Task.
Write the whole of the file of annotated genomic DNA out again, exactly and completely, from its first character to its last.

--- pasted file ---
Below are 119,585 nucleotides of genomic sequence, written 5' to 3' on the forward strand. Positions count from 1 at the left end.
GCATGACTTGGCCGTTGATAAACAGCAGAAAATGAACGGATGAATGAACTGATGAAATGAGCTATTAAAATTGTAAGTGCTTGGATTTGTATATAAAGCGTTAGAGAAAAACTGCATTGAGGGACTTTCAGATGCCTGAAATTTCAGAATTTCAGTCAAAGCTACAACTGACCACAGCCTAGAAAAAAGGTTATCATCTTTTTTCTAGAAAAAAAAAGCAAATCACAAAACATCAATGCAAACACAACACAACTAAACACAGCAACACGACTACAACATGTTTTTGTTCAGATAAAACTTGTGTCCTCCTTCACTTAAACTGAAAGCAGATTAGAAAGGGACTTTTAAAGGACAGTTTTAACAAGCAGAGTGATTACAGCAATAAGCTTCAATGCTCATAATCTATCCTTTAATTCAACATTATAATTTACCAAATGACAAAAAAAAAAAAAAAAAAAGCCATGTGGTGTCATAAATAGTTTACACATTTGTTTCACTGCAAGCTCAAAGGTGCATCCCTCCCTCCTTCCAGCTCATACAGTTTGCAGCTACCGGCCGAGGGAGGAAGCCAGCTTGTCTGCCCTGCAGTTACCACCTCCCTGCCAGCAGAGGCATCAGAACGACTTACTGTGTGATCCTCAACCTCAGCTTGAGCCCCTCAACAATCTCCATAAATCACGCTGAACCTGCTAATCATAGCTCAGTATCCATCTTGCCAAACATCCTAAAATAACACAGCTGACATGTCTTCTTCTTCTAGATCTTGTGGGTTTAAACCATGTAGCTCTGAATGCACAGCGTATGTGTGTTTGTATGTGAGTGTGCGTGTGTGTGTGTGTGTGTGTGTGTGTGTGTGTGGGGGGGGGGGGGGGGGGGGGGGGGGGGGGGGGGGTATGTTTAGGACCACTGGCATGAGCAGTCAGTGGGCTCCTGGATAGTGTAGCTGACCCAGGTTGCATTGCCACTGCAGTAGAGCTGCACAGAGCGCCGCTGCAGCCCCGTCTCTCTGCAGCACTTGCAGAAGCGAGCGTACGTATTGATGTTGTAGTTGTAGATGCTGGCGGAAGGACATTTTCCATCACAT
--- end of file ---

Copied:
Below are 119,585 nucleotides of genomic sequence, written 5' to 3' on the forward strand. Positions count from 1 at the left end.
GCATGACTTGGCCGTTGATAAACAGCAGAAAATGAACGGATGAATGAACTGATGAAATGAGCTATTAAAATTGTAAGTGCTTGGATTTGTATATAAAGCGTTAGAGAAAAACTGCATTGAGGGACTTTCAGATGCCTGAAATTTCAGAATTTCAGTCAAAGCTACAACTGACCACAGCCTAGAAAAAAGGTTATCATCTTTTTTCTAGAAAAAAAAAGCAAATCACAAAACATCAATGCAAACACAACACAACTAAACACAGCAACACGACTACAACATGTTTTTGTTCAGATAAAACTTGTGTCCTCCTTCACTTAAACTGAAAGCAGATTAGAAAGGGACTTTTAAAGGACAGTTTTAACAAGCAGAGTGATTACAGCAATAAGCTTCAATGCTCATAATCTATCCTTTAATTCAACATTATAATTTACCAAATGACAAAAAAAAAAAAAAAAAAAGCCATGTGGTGTCATAAATAGTTTACACATTTGTTTCACTGCAAGCTCAAAGGTGCATCCCTCCCTCCTTCCAGCTCATACAGTTTGCAGCTACCGGCCGAGGGAGGAAGCCAGCTTGTCTGCCCTGCAGTTACCACCTCCCTGCCAGCAGAGGCATCAGAACGACTTACTGTGTGATCCTCAACCTCAGCTTGAGCCCCTCAACAATCTCCATAAATCACGCTGAACCTGCTAATCATAGCTCAGTATCCATCTTGCCAAACATCCTAAAATAACACAGCTGACATGTCTTCTTCTTCTAGATCTTGTGGGTTTAAACCATGTAGCTCTGAATGCACAGCGTATGTGTGTTTGTATGTGAGTGTGCGTGTGTGTGTGTGTGTGTGTGTGTGTGTGTGTGGGGGGGGGGGGGGGGGGGGGGGGGGGGGGGGGGGTATGTTTAGGACCACTGGCATGAGCAGTCAGTGGGCTCCTGGATAGTGTAGCTGACCCAGGTTGCATTGCCACTGCAGTAGAGCTGCACAGAGCGCCGCTGCAGCCCCGTCTCTCTGCAGCACTTGCAGAAGCGAGCGTACGTATTGATGTTGTAGTTGTAGATGCTGGCGGAAGGACATTTTCCATCACAT